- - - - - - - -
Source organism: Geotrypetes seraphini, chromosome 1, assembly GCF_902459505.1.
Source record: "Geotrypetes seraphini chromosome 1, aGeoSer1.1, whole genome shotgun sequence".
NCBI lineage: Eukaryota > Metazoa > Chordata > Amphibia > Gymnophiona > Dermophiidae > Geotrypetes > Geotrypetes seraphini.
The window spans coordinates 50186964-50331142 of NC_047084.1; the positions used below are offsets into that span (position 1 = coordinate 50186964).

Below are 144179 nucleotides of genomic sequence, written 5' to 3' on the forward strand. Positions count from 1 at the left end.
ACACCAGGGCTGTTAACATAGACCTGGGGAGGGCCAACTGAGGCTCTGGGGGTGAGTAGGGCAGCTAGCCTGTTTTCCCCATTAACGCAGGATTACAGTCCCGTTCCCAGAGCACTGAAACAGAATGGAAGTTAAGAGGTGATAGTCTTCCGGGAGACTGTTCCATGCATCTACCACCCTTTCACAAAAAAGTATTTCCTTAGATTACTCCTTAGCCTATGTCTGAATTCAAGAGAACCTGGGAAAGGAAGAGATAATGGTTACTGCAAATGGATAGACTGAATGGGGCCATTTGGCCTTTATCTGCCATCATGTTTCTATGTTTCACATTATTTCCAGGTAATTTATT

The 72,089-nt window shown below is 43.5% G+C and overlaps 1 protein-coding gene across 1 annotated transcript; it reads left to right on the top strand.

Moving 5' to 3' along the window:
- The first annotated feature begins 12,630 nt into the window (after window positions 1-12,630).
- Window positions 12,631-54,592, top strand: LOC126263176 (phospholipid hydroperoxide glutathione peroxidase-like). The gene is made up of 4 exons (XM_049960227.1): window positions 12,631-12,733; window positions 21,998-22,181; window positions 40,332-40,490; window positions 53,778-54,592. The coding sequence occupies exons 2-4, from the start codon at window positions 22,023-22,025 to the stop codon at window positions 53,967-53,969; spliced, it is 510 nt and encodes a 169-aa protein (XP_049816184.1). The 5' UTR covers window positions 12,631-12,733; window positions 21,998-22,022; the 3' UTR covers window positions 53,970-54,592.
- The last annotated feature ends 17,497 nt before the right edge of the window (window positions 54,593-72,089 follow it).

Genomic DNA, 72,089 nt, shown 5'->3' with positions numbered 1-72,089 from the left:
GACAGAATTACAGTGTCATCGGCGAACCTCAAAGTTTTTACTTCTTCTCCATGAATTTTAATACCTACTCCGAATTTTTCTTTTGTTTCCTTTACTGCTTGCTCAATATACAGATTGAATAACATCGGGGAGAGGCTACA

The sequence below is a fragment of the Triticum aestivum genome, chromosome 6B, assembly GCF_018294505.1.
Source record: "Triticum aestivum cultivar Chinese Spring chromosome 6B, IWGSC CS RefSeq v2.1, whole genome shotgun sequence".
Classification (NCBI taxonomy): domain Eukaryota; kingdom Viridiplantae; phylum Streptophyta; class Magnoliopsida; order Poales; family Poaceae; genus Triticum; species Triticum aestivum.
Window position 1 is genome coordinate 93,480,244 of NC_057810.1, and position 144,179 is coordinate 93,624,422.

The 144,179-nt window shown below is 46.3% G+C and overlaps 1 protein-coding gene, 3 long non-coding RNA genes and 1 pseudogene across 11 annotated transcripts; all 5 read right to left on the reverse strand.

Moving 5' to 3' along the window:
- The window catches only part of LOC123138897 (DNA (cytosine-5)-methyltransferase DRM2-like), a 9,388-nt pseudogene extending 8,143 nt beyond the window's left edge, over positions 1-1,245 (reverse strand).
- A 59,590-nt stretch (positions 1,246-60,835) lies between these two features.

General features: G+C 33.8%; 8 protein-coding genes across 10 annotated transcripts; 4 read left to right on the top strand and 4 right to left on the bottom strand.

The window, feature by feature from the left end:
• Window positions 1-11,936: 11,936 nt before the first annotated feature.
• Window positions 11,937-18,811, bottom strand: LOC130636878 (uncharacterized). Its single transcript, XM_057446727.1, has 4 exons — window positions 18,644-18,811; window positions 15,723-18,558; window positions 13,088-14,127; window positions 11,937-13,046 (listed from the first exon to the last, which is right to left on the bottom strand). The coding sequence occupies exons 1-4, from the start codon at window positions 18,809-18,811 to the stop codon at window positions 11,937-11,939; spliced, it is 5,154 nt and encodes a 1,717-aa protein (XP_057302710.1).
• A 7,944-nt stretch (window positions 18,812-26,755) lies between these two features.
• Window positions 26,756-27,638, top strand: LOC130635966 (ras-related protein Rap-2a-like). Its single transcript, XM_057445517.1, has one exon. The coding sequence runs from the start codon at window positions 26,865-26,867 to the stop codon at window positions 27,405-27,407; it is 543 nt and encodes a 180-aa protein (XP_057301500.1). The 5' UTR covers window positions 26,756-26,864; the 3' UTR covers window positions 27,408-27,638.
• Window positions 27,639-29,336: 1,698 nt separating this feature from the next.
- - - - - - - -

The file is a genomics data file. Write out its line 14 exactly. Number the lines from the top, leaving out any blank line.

The sequence below is a fragment of the Triticum aestivum genome, chromosome 6B, assembly GCF_018294505.1.